Constitutional Convention would undermine Alaskans' interests
Letters to the Editor
October 1, 2022 | View PDF
Seniors should vote Nov. 8 against a convention to revise our state constitution. We could lose a lot in a convention.
Article XII, Section 7 says benefits that state, borough, city and school district retirees have accrued “shall not be diminished or impaired” but, even with that protection, the Retired Public Employees of Alaska has had to sue the state repeatedly to roll back diminishments. The retiree trust funds are underfunded by billions, so in a convention there’d probably be a drive to eliminate that debt by killing the “shall not be diminished” clause.
Article VII requires the legislature to provide for public health and welfare, ensuring that services and benefits are available for us seniors. But a convention could eliminate or weaken those requirements.
Convention delegates could add, delete and alter any and all of our constitution. Everything would be on the table. It would be a Pandora’s Box of unforeseen consequences.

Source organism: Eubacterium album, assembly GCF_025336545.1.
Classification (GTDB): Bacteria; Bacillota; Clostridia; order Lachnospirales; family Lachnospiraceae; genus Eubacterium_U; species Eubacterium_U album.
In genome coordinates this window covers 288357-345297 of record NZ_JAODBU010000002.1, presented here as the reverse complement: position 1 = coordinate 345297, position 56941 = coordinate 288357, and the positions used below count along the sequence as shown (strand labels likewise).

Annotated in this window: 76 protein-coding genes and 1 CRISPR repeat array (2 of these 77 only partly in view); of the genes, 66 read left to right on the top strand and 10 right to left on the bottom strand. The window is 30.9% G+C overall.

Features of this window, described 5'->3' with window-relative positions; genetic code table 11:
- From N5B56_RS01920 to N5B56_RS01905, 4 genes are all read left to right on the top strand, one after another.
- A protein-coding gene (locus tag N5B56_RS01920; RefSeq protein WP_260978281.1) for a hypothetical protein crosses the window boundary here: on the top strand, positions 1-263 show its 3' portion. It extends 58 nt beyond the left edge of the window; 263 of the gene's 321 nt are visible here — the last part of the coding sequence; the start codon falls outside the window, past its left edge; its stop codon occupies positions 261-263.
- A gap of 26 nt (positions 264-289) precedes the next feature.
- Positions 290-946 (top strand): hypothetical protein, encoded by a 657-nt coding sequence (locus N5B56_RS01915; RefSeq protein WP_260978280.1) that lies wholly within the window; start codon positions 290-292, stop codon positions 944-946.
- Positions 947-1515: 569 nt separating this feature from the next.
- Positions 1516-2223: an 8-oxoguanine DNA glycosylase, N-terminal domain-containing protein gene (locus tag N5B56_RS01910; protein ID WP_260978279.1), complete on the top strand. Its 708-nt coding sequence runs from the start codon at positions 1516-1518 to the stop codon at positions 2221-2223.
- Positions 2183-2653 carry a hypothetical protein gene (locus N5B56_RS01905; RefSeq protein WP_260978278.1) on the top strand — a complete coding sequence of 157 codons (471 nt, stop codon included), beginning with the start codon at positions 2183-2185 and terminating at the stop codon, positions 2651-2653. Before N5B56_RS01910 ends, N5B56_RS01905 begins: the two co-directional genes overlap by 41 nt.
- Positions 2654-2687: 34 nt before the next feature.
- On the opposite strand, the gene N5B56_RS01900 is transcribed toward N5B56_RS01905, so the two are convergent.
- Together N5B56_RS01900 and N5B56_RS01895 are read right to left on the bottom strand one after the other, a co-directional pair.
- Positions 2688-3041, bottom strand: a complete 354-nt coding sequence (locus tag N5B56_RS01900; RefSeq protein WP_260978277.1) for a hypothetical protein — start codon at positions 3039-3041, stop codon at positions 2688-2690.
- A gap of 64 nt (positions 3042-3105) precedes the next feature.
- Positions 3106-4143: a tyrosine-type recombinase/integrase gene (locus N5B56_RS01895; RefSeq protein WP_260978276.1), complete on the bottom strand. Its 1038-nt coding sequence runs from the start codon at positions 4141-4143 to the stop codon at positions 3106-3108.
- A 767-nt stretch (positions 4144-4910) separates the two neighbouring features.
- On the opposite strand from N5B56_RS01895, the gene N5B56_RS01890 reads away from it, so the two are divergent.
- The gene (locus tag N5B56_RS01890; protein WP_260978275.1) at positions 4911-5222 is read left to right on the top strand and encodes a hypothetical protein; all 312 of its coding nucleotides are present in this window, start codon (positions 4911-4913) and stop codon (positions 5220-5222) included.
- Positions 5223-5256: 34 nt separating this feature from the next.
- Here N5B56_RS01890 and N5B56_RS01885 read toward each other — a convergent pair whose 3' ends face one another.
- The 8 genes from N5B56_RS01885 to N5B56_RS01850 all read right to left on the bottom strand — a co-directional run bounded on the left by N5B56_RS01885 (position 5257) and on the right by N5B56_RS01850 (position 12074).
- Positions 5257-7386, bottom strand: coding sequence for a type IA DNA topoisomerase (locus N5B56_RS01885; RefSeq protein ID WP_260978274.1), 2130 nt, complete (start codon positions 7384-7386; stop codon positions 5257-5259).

If voters approve a convention, then we’d elect delegates. Any adult Alaskan could run, but many legislators would likely be elected, since they have name recognition and campaign experience. Unlimited campaign contributions would ensure that a tsunami of Outside special interest money floods the race to elect delegates, then to lobby them. The interests of Alaska’s seniors would get left in the dust.
Alaska’s economy, already frail, would be stymied, because nobody’s going to want to make investments when they don’t know what the tax and regulatory structure will be. That uncertainty would last for years, because we wouldn’t vote on constitutional changes until probably 2026.
Delegates could ask us to vote on each of dozens or scores of changes, could roll all changes into one overarching up or down vote, or could group changes—allowing them to tack unpopular measures onto popular ones to ensure that we approve the bad ones.
Besides being risky and expensive—a conservative estimate is at least $17 million—a convention is just plain unnecessary. Our amendment process works. Voters have approved 28 amendments since statehood.
During this era of political polarization, a convention would focus on hot-button culture war issues, not on the best interests of Alaska’s seniors, families and businesses. It would unnecessarily inject years of uncertainty into the government frameworks that influence every aspect of Alaskans’ lives—the last thing we need.
Please join me in voting against Ballot Measure One.